Learning Curve, The Great War
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Useful notes: Source4
Extract from a pamphlet called 'War Against War' published in 1914
(Alexander Dunlop Lindsay, page 1 from 'Oxford Pamphlets 1914 No.16', by permission of Oxford University Press)
  • This extract comes from one of a series called the Oxford pamphlets, which were produced during the Great War. The target audience of these pamphlets was the intelligent working man. Lecturers from Oxford University produced them, and other universities followed their example as the war went on.
  • The government did not produce these pamphlets. The university produced them privately. They were paid for by sales – people bought them by the thousands. By January 1915, the full range of Oxford pamphlets had sold around 300,000 copies.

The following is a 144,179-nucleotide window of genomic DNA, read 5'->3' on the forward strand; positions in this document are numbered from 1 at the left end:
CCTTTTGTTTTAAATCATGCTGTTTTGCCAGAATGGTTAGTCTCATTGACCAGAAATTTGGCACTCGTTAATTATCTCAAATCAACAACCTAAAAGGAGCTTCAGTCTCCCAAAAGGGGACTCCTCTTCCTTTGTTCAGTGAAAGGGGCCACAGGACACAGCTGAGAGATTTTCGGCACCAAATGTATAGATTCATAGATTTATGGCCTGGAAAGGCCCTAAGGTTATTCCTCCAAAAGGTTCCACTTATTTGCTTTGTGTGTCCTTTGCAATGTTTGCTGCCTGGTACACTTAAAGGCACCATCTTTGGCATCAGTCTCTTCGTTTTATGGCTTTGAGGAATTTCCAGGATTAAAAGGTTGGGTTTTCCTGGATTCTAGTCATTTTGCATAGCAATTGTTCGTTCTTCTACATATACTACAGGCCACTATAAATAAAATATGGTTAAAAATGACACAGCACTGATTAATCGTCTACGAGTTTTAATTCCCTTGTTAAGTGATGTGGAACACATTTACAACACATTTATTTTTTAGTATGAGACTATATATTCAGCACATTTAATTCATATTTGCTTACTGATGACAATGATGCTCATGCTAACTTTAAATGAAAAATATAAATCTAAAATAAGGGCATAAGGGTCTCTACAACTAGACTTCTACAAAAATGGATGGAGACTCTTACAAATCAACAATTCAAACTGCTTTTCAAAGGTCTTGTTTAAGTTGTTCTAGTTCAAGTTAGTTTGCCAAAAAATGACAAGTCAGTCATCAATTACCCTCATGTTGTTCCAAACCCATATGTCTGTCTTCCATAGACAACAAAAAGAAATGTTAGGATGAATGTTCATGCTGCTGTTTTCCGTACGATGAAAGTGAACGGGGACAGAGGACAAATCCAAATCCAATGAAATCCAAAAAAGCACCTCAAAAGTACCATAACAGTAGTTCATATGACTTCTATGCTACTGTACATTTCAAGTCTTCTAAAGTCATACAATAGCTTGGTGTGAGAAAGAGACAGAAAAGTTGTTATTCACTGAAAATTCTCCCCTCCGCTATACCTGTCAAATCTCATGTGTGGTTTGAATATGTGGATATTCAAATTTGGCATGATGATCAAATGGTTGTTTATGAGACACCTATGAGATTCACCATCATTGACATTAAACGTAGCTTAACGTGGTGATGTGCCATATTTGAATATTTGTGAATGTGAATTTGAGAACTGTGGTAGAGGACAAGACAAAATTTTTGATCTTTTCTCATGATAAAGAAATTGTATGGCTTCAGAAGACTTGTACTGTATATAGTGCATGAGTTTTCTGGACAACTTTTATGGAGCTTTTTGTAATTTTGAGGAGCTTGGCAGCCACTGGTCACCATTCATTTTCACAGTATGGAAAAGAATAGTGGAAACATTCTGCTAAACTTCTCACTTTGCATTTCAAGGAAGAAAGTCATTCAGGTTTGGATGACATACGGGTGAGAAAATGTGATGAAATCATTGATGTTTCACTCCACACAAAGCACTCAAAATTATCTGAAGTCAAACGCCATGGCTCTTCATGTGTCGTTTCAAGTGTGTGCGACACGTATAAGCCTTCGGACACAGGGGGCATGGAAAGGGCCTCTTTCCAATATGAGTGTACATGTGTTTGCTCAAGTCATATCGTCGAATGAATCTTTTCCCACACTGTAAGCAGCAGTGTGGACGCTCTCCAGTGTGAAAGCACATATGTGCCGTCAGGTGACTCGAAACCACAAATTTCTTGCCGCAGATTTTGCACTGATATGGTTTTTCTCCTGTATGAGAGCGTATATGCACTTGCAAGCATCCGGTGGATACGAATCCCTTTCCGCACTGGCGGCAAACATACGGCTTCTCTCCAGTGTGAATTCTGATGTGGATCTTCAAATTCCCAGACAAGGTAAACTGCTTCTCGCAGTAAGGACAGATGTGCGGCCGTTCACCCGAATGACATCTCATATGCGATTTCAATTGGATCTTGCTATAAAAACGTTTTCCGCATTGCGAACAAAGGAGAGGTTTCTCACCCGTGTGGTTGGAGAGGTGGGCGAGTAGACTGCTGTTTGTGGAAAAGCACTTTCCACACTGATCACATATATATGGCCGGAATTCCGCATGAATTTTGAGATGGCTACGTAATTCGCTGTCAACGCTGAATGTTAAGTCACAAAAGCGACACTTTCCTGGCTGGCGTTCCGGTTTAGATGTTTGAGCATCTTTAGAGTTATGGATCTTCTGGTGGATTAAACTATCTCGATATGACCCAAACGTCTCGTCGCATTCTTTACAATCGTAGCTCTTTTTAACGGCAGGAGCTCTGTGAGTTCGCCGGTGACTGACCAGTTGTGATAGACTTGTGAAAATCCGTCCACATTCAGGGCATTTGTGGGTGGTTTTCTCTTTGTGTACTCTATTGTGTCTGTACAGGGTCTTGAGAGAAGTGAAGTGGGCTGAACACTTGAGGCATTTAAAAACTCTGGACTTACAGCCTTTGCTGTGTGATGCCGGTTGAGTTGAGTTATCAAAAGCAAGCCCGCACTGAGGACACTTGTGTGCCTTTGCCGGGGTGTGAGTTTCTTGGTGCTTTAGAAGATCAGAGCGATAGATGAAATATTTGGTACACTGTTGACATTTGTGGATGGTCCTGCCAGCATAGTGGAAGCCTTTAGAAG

• The aim of this particular pamphlet is to justify going to war, while recognising that war is a terrible thing.
  • It may be that this was a response to material like source 1 in this case study. Many working men were suspicious about being dragged into a war that would bring them nothing but death and injury and had been caused by leaders who did not know them or care about them. Britain was a very divided society before the war. This pamphlet sets out an argument that war is terrible, but it might be possible to create a better world after the war.
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